The Witch of Plum Hollow

As we come upon another session of Camp NaNoWriMo, I can’t help but look back on all the projects I’ve worked on during these spring & summer writing retreats.

My story ideas can come from anywhere. Strange snippets of conversation, weird news articles I read online, not to mention local places and faces that inspire.

So, during my first attempt at writing a novel-in-a-month, I searched around for images to inspire one of my favorite places to set a story: the Creepy Small Town.

Enter Ontario Abandoned Places, an online database of user-submitted photos of sometimes forgotten, often abandoned places here in Ontario, Canada.


I’m not even sure how I stumbled upon this entry for the little cabin said to belong to the so-called Witch Of Plum Hollow…but I was instantly intrigued by the story.

As the story goes, Elizabeth Barnes wasn’t a witch at all but a clairvoyant. She credited her “second sight” on the fact that she was born as the seventh daughter of a seventh daughter.

Photo from http://www.pinecone.on.ca/

Born in Ireland, she and her sweetheart moved to Canada, where they had a child. Tragically, he died, leaving Elizabeth to raise their son alone. A few years later, she married again, and had 9 children. Around 1843, the large family moved to a town near Athens, Ontario. The first reports of Elizabeth’s abilities surfaced after this relocation, with locals calling her “Mother Barnes”.

Apparently, Elizabeth turned to fortune telling over tea leaves to support her family. People far and wide came to her for her counsel. It was a local reporter who coined the title “Witch of Plum Hollow”.

Over time, she utilized her powers to locate buried treasures, identify crimes of passion, locate lost personal items, and even reveal future loves. It has even been said that one of Canada’s prime ministers, John A. Macdonald, the Attorney General of Upper Canada at the time, paid Mother Barnes a visit.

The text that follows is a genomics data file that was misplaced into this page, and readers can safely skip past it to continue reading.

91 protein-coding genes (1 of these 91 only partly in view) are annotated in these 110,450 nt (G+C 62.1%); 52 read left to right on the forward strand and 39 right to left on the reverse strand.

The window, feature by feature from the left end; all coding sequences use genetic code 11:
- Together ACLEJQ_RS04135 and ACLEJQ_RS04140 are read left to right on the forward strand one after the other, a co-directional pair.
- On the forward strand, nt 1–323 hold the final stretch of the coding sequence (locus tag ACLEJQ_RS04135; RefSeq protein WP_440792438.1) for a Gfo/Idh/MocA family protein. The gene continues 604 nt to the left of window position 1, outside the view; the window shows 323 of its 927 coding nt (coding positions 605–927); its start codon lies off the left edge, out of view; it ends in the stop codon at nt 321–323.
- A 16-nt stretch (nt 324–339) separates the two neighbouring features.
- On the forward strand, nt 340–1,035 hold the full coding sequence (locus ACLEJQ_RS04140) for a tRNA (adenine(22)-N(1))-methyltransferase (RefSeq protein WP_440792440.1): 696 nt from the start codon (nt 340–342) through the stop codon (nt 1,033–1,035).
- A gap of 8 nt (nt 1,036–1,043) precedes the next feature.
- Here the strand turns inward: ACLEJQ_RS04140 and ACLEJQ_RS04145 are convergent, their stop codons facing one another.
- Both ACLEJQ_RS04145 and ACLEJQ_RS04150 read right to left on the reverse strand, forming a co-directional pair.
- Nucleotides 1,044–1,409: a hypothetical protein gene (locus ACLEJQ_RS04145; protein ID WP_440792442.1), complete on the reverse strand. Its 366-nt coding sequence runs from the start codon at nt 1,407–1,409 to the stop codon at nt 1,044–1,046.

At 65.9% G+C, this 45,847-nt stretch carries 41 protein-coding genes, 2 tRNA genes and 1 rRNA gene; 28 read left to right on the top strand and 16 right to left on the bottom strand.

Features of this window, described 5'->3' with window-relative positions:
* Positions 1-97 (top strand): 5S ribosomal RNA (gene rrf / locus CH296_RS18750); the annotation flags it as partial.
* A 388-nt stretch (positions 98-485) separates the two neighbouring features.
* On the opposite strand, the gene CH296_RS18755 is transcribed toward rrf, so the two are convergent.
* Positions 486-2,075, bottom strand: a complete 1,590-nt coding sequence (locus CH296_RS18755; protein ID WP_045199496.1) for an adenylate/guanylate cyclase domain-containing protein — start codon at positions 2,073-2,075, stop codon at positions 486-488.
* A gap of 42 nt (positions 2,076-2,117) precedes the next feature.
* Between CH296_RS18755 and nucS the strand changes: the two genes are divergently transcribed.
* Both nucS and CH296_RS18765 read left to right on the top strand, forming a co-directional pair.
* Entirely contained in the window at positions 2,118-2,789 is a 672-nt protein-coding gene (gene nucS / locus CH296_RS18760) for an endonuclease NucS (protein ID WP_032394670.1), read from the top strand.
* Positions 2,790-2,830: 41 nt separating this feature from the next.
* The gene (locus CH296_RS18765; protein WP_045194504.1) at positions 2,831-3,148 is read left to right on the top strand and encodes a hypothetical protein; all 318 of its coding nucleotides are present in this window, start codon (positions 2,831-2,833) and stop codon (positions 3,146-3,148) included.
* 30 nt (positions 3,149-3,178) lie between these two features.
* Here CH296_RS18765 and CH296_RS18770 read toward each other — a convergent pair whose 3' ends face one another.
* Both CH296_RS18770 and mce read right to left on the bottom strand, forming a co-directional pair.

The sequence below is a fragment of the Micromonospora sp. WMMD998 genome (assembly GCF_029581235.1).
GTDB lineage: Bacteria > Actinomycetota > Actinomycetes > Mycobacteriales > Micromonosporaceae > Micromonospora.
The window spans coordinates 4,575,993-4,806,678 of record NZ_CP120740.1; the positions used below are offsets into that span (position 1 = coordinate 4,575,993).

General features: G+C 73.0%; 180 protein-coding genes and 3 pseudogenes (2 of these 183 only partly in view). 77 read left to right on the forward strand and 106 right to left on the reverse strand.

Elizabeth continued to use her abilities in the tiny cabin south of Ottawa until she died at the age of 92. Originally buried in an unmarked grave, she later receive a proper headstone put there by locals who revered their mystical witch.

The original log cabin where so many came to seek Mother Barnes’ advice fell into disrepair. After some time, it was restored and it now on sale! Yes, for anyone looking to surround themselves in the mystique and mystery of the purported “witch” can purchase the old cabin for $250,000.


The old cabin sits on Mother Barnes Road, south of Ottawa near Smiths Falls. Whether you believe in her abilities or not is a matter of opinion. It’s obvious from various news articles that Elizabeth Barnes was well-loved and respected for her kindness and wisdom.


So, wondering whatever came of this “quick” search of mine for inspiration? I was actually researching for the main character of the book. When I read about Mother Barnes, I was immediately inspired. Her story ended up becoming a great starting point to brainstorm the back story for a completely different character.

Even though both books are still works-in-progress, I found some new story seeds to fold into the other story lines. And apparently, I’m not the only person inspired by the story of Elizabeth Barnes. You can find a reproduction of a book originally published in the 1920’s about Elizabeth online!

Another book, Mother Barnes, The Witch of Plum Hollow – A Collected History (2007), was released in 2007 by author Patti Miller when the refurbished old cabin was unveiled.

It’s interesting to see how local lore begins. It’s even cooler to see how the real person behind those tales can inspire fantastical tales, whether my own or others.

Photo by http://seminars.torontoghosts.org/







  • Erica
    June 22, 2017

    What an incredible history. Something about her revered title rolls of the tongue. LOVE

    • Lila
      December 9, 2020

      Hi. I was raised in Plum Hollow. My home town. I always said and will always say it has a creep to it.

      Lila Laming

  • Peggy
    October 9, 2018

    I’ve been researching Elizabeth Barnes for work and its been fascinating! There are so many stories and articles about her that were written in the 1800s. I’m so surprised that she isn’t better known outside of the Athens/Brockville/ Smithfalls area!

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